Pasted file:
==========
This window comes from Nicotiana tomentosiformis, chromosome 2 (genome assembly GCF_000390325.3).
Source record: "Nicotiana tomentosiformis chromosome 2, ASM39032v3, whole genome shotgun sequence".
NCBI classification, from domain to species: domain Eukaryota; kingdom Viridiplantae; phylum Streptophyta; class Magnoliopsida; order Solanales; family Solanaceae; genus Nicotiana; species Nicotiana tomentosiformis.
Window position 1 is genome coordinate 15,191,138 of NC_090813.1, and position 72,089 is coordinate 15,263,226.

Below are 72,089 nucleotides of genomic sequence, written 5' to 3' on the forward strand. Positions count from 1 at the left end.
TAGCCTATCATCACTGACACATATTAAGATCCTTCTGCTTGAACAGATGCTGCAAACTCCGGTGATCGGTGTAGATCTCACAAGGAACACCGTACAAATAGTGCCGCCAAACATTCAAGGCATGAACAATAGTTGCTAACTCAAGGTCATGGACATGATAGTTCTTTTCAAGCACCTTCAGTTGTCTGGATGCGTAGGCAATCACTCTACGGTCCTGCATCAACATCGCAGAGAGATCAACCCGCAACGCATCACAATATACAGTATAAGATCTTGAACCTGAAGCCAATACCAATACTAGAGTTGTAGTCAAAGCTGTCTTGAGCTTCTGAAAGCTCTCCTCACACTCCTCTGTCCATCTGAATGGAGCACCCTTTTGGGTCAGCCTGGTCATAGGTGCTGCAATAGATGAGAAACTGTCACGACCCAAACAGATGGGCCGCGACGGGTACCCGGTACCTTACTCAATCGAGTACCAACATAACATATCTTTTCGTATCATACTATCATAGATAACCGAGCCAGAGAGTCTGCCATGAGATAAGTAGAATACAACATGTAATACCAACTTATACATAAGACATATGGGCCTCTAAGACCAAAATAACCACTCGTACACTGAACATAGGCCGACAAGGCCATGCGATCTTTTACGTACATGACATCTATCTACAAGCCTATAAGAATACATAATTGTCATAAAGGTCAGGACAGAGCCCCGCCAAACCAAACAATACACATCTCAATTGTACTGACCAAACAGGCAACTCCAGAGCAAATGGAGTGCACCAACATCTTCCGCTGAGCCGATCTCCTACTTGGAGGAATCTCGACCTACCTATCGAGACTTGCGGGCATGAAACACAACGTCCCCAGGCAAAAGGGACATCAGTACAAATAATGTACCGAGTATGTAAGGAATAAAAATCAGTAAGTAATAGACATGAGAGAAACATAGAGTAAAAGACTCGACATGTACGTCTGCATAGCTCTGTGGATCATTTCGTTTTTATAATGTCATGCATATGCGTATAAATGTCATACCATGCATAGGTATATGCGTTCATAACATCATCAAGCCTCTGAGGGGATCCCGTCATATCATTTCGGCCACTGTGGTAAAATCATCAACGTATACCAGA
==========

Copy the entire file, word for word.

This window comes from Nicotiana tomentosiformis, chromosome 2 (genome assembly GCF_000390325.3).
Source record: "Nicotiana tomentosiformis chromosome 2, ASM39032v3, whole genome shotgun sequence".
NCBI classification, from domain to species: domain Eukaryota; kingdom Viridiplantae; phylum Streptophyta; class Magnoliopsida; order Solanales; family Solanaceae; genus Nicotiana; species Nicotiana tomentosiformis.
Window position 1 is genome coordinate 15,191,138 of NC_090813.1, and position 72,089 is coordinate 15,263,226.

Below are 72,089 nucleotides of genomic sequence, written 5' to 3' on the forward strand. Positions count from 1 at the left end.
TAGCCTATCATCACTGACACATATTAAGATCCTTCTGCTTGAACAGATGCTGCAAACTCCGGTGATCGGTGTAGATCTCACAAGGAACACCGTACAAATAGTGCCGCCAAACATTCAAGGCATGAACAATAGTTGCTAACTCAAGGTCATGGACATGATAGTTCTTTTCAAGCACCTTCAGTTGTCTGGATGCGTAGGCAATCACTCTACGGTCCTGCATCAACATCGCAGAGAGATCAACCCGCAACGCATCACAATATACAGTATAAGATCTTGAACCTGAAGCCAATACCAATACTAGAGTTGTAGTCAAAGCTGTCTTGAGCTTCTGAAAGCTCTCCTCACACTCCTCTGTCCATCTGAATGGAGCACCCTTTTGGGTCAGCCTGGTCATAGGTGCTGCAATAGATGAGAAACTGTCACGACCCAAACAGATGGGCCGCGACGGGTACCCGGTACCTTACTCAATCGAGTACCAACATAACATATCTTTTCGTATCATACTATCATAGATAACCGAGCCAGAGAGTCTGCCATGAGATAAGTAGAATACAACATGTAATACCAACTTATACATAAGACATATGGGCCTCTAAGACCAAAATAACCACTCGTACACTGAACATAGGCCGACAAGGCCATGCGATCTTTTACGTACATGACATCTATCTACAAGCCTATAAGAATACATAATTGTCATAAAGGTCAGGACAGAGCCCCGCCAAACCAAACAATACACATCTCAATTGTACTGACCAAACAGGCAACTCCAGAGCAAATGGAGTGCACCAACATCTTCCGCTGAGCCGATCTCCTACTTGGAGGAATCTCGACCTACCTATCGAGACTTGCGGGCATGAAACACAACGTCCCCAGGCAAAAGGGACATCAGTACAAATAATGTACCGAGTATGTAAGGAATAAAAATCAGTAAGTAATAGACATGAGAGAAACATAGAGTAAAAGACTCGACATGTACGTCTGCATAGCTCTGTGGATCATTTCGTTTTTATAATGTCATGCATATGCGTATAAATGTCATACCATGCATAGGTATATGCGTTCATAACATCATCAAGCCTCTGAGGGGATCCCGTCATATCATTTCGGCCACTGTGGTAAAATCATCAACGTATACCAGA